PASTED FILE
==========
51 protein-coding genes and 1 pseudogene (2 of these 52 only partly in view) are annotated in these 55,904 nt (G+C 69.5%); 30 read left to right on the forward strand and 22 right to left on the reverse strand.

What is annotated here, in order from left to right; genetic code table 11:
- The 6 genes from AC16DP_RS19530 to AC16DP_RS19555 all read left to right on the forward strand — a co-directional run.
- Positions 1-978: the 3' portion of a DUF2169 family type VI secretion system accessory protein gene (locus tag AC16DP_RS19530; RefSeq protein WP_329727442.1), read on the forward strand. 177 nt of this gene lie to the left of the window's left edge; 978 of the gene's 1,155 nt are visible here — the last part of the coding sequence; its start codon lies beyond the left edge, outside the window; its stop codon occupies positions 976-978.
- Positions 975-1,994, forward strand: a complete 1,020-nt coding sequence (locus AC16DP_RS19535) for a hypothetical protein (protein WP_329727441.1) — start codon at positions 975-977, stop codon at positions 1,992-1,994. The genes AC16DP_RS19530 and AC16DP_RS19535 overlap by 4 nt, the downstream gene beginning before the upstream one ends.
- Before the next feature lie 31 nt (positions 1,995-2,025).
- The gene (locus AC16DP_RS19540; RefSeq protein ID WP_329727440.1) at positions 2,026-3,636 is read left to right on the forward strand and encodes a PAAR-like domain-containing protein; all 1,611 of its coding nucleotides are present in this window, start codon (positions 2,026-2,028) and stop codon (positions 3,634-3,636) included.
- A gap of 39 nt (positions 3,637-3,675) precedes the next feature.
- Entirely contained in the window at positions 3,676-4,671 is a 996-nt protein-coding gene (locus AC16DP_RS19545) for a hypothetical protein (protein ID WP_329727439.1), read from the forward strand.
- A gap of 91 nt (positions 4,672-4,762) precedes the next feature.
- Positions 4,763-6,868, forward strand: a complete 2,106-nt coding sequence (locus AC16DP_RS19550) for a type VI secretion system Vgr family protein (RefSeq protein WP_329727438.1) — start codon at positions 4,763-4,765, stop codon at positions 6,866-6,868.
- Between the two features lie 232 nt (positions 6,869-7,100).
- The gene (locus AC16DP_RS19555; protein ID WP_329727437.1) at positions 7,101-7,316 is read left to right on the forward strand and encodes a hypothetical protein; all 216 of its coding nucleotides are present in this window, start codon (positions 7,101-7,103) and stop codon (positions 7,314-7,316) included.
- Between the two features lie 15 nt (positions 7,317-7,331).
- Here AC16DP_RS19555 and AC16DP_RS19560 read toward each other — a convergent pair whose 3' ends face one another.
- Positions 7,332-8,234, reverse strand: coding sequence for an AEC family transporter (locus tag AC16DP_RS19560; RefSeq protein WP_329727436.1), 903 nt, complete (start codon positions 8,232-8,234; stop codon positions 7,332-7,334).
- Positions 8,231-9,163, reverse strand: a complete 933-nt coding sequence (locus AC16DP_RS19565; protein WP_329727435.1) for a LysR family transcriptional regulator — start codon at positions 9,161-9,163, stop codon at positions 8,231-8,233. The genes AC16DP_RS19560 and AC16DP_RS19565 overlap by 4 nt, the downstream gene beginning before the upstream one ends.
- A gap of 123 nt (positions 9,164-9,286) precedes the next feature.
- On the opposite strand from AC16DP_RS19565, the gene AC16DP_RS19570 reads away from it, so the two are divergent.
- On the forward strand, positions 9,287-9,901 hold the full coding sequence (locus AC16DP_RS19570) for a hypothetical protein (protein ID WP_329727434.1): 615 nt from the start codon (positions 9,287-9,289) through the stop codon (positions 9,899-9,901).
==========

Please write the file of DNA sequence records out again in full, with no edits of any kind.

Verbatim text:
51 protein-coding genes and 1 pseudogene (2 of these 52 only partly in view) are annotated in these 55,904 nt (G+C 69.5%); 30 read left to right on the forward strand and 22 right to left on the reverse strand.

What is annotated here, in order from left to right; genetic code table 11:
- The 6 genes from AC16DP_RS19530 to AC16DP_RS19555 all read left to right on the forward strand — a co-directional run.
- Positions 1-978: the 3' portion of a DUF2169 family type VI secretion system accessory protein gene (locus tag AC16DP_RS19530; RefSeq protein WP_329727442.1), read on the forward strand. 177 nt of this gene lie to the left of the window's left edge; 978 of the gene's 1,155 nt are visible here — the last part of the coding sequence; its start codon lies beyond the left edge, outside the window; its stop codon occupies positions 976-978.
- Positions 975-1,994, forward strand: a complete 1,020-nt coding sequence (locus AC16DP_RS19535) for a hypothetical protein (protein WP_329727441.1) — start codon at positions 975-977, stop codon at positions 1,992-1,994. The genes AC16DP_RS19530 and AC16DP_RS19535 overlap by 4 nt, the downstream gene beginning before the upstream one ends.
- Before the next feature lie 31 nt (positions 1,995-2,025).
- The gene (locus AC16DP_RS19540; RefSeq protein ID WP_329727440.1) at positions 2,026-3,636 is read left to right on the forward strand and encodes a PAAR-like domain-containing protein; all 1,611 of its coding nucleotides are present in this window, start codon (positions 2,026-2,028) and stop codon (positions 3,634-3,636) included.
- A gap of 39 nt (positions 3,637-3,675) precedes the next feature.
- Entirely contained in the window at positions 3,676-4,671 is a 996-nt protein-coding gene (locus AC16DP_RS19545) for a hypothetical protein (protein ID WP_329727439.1), read from the forward strand.
- A gap of 91 nt (positions 4,672-4,762) precedes the next feature.
- Positions 4,763-6,868, forward strand: a complete 2,106-nt coding sequence (locus AC16DP_RS19550) for a type VI secretion system Vgr family protein (RefSeq protein WP_329727438.1) — start codon at positions 4,763-4,765, stop codon at positions 6,866-6,868.
- Between the two features lie 232 nt (positions 6,869-7,100).
- The gene (locus AC16DP_RS19555; protein ID WP_329727437.1) at positions 7,101-7,316 is read left to right on the forward strand and encodes a hypothetical protein; all 216 of its coding nucleotides are present in this window, start codon (positions 7,101-7,103) and stop codon (positions 7,314-7,316) included.
- Between the two features lie 15 nt (positions 7,317-7,331).
- Here AC16DP_RS19555 and AC16DP_RS19560 read toward each other — a convergent pair whose 3' ends face one another.
- Positions 7,332-8,234, reverse strand: coding sequence for an AEC family transporter (locus tag AC16DP_RS19560; RefSeq protein WP_329727436.1), 903 nt, complete (start codon positions 8,232-8,234; stop codon positions 7,332-7,334).
- Positions 8,231-9,163, reverse strand: a complete 933-nt coding sequence (locus AC16DP_RS19565; protein WP_329727435.1) for a LysR family transcriptional regulator — start codon at positions 9,161-9,163, stop codon at positions 8,231-8,233. The genes AC16DP_RS19560 and AC16DP_RS19565 overlap by 4 nt, the downstream gene beginning before the upstream one ends.
- A gap of 123 nt (positions 9,164-9,286) precedes the next feature.
- On the opposite strand from AC16DP_RS19565, the gene AC16DP_RS19570 reads away from it, so the two are divergent.
- On the forward strand, positions 9,287-9,901 hold the full coding sequence (locus AC16DP_RS19570) for a hypothetical protein (protein ID WP_329727434.1): 615 nt from the start codon (positions 9,287-9,289) through the stop codon (positions 9,899-9,901).